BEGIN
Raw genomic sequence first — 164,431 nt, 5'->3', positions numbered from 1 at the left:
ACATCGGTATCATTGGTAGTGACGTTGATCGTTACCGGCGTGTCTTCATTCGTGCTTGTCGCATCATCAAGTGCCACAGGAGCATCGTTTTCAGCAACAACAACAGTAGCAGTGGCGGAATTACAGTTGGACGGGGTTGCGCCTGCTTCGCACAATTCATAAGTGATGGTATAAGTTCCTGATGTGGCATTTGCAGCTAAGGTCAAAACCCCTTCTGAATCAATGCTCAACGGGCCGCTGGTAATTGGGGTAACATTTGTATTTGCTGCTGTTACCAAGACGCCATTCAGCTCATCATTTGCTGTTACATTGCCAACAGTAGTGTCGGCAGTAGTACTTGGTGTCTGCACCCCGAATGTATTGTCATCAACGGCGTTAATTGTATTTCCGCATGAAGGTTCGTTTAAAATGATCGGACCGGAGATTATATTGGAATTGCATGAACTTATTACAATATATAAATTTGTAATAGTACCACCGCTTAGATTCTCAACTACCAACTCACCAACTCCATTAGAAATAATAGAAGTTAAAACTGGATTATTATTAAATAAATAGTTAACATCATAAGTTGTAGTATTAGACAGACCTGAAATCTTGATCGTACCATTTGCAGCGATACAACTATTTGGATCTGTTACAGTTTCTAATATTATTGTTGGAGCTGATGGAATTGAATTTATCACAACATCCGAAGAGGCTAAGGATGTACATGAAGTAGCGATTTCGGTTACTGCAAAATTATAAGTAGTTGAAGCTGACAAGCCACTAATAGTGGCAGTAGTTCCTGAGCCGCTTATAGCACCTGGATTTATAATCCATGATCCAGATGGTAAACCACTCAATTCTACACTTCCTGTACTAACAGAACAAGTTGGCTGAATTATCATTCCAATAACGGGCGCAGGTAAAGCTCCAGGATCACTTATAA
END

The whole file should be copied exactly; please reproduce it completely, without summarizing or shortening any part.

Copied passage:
Raw genomic sequence first — 164,431 nt, 5'->3', positions numbered from 1 at the left:
ACATCGGTATCATTGGTAGTGACGTTGATCGTTACCGGCGTGTCTTCATTCGTGCTTGTCGCATCATCAAGTGCCACAGGAGCATCGTTTTCAGCAACAACAACAGTAGCAGTGGCGGAATTACAGTTGGACGGGGTTGCGCCTGCTTCGCACAATTCATAAGTGATGGTATAAGTTCCTGATGTGGCATTTGCAGCTAAGGTCAAAACCCCTTCTGAATCAATGCTCAACGGGCCGCTGGTAATTGGGGTAACATTTGTATTTGCTGCTGTTACCAAGACGCCATTCAGCTCATCATTTGCTGTTACATTGCCAACAGTAGTGTCGGCAGTAGTACTTGGTGTCTGCACCCCGAATGTATTGTCATCAACGGCGTTAATTGTATTTCCGCATGAAGGTTCGTTTAAAATGATCGGACCGGAGATTATATTGGAATTGCATGAACTTATTACAATATATAAATTTGTAATAGTACCACCGCTTAGATTCTCAACTACCAACTCACCAACTCCATTAGAAATAATAGAAGTTAAAACTGGATTATTATTAAATAAATAGTTAACATCATAAGTTGTAGTATTAGACAGACCTGAAATCTTGATCGTACCATTTGCAGCGATACAACTATTTGGATCTGTTACAGTTTCTAATATTATTGTTGGAGCTGATGGAATTGAATTTATCACAACATCCGAAGAGGCTAAGGATGTACATGAAGTAGCGATTTCGGTTACTGCAAAATTATAAGTAGTTGAAGCTGACAAGCCACTAATAGTGGCAGTAGTTCCTGAGCCGCTTATAGCACCTGGATTTATAATCCATGATCCAGATGGTAAACCACTCAATTCTACACTTCCTGTACTAACAGAACAAGTTGGCTGAATTATCATTCCAATAACGGGCGCAGGTAAAGCTCCAGGATCACTTATAA